I am not sure if it is courage so much as it is curiosity. Every stone is different – each has its own unique character and personality. You must approach cutting a gemstone as you do meeting a new person. You listen to the stone, you take the time to understand it, and you stay curious. You try to see it for its true self.
If you look deeply enough into a stone, it will tell you how to cut it. Follow its light, and eventually, you will allow its innermost, optimal beauty to shine forth.
I am most interested in the unknown. I will always want to go where no one has gone before, and do what has not already been done. Perhaps I am biased, but I think one of the most important traits for creators to have is curiosity – it will drive them to explore, to take risks and to make something truly original.
Courage comes in when we talk about failure. If I feared failure, I would have never even attempted my experiments, let alone kept going, mistake after mistake. Once you realise the beauty in failures, and once you see them purely for the teachers they are, they become far less intimidating.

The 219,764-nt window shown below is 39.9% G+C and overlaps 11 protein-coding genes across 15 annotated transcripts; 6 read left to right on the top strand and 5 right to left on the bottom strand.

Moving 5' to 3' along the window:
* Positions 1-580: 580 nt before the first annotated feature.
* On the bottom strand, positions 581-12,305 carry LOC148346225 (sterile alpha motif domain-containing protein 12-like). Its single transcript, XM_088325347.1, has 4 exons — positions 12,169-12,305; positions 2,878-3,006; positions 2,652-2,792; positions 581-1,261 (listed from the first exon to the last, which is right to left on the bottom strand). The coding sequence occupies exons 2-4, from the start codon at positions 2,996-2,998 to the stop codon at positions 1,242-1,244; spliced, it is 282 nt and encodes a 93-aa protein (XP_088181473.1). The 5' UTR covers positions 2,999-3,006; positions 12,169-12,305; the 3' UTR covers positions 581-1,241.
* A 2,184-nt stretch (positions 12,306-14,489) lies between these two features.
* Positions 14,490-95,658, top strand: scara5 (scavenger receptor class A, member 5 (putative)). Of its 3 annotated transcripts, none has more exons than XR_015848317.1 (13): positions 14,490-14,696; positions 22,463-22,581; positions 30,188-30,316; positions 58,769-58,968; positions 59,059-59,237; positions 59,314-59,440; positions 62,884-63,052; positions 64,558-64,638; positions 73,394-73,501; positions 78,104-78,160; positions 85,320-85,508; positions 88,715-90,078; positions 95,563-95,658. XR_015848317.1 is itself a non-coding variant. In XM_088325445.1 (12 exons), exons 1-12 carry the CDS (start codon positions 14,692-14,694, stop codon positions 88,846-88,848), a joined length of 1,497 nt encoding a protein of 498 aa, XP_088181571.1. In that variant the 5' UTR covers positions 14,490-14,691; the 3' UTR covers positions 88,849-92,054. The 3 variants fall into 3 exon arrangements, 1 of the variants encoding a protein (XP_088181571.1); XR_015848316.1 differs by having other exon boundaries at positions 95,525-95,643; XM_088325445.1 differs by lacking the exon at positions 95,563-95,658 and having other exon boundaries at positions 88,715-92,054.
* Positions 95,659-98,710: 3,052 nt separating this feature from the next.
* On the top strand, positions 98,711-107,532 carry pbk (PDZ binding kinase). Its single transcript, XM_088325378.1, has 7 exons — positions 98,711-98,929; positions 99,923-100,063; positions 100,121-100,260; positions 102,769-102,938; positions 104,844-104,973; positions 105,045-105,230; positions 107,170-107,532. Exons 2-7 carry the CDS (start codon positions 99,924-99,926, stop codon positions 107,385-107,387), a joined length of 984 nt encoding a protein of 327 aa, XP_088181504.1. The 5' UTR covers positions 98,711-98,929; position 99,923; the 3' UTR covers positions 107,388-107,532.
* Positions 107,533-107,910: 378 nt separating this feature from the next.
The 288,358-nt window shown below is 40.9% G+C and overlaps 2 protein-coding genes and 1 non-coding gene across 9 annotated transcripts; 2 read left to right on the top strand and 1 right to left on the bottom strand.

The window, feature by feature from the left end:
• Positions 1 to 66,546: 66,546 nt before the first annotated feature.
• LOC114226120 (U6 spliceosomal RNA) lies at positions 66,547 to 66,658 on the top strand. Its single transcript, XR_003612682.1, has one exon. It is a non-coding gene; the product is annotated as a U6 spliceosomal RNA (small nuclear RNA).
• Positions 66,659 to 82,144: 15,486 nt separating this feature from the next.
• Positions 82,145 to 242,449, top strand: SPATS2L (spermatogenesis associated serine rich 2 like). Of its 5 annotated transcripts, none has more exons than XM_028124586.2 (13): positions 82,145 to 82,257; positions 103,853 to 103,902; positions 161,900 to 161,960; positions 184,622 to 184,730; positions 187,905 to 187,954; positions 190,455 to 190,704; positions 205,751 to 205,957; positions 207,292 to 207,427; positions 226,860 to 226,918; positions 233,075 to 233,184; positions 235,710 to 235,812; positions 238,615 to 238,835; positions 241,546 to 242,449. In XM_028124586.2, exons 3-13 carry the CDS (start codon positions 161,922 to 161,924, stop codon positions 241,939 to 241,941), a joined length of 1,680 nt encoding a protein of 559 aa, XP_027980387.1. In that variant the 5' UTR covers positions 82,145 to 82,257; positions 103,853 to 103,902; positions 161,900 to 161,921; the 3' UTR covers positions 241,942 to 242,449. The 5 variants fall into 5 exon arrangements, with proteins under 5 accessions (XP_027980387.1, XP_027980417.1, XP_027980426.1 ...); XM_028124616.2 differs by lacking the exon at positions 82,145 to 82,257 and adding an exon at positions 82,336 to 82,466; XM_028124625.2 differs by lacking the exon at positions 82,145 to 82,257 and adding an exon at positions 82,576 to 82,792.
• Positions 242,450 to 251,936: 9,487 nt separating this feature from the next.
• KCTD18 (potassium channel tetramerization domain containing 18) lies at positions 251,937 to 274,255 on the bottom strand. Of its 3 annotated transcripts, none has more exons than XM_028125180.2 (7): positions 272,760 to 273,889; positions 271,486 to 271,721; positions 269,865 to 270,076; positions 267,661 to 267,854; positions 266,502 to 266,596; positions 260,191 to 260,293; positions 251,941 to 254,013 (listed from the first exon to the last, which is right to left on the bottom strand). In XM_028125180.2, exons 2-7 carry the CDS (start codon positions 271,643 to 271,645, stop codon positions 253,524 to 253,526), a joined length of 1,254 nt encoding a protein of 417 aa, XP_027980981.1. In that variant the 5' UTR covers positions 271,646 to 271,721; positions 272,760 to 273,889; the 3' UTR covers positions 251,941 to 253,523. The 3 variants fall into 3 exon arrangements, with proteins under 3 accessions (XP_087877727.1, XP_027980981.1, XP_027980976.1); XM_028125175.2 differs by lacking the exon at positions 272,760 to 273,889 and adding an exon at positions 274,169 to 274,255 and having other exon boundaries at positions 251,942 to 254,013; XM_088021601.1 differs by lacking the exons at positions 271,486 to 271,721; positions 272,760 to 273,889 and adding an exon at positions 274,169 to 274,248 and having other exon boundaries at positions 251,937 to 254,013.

You recently developed a secret recipe for a porcelain five times harder than steel. What prompted you to create such a material? You have said, "Porcelain is the future", what is it about porcelain that you are so drawn to?
I have been captivated by porcelain since I was a little boy. Growing up, my siblings and I had to share a plastic spoon to eat with. The adults in the family used porcelain spoons. I yearned just to touch one of those spoons. To me, the porcelain represented all the things that were then out of my reach – comfort, warmth, love, freedom.
One night, my curiosity got the best of me, and I reached for a porcelain spoon. Just as I thought I had it, it slipped from my clumsy fingers and shattered into pieces. I never forgot that moment.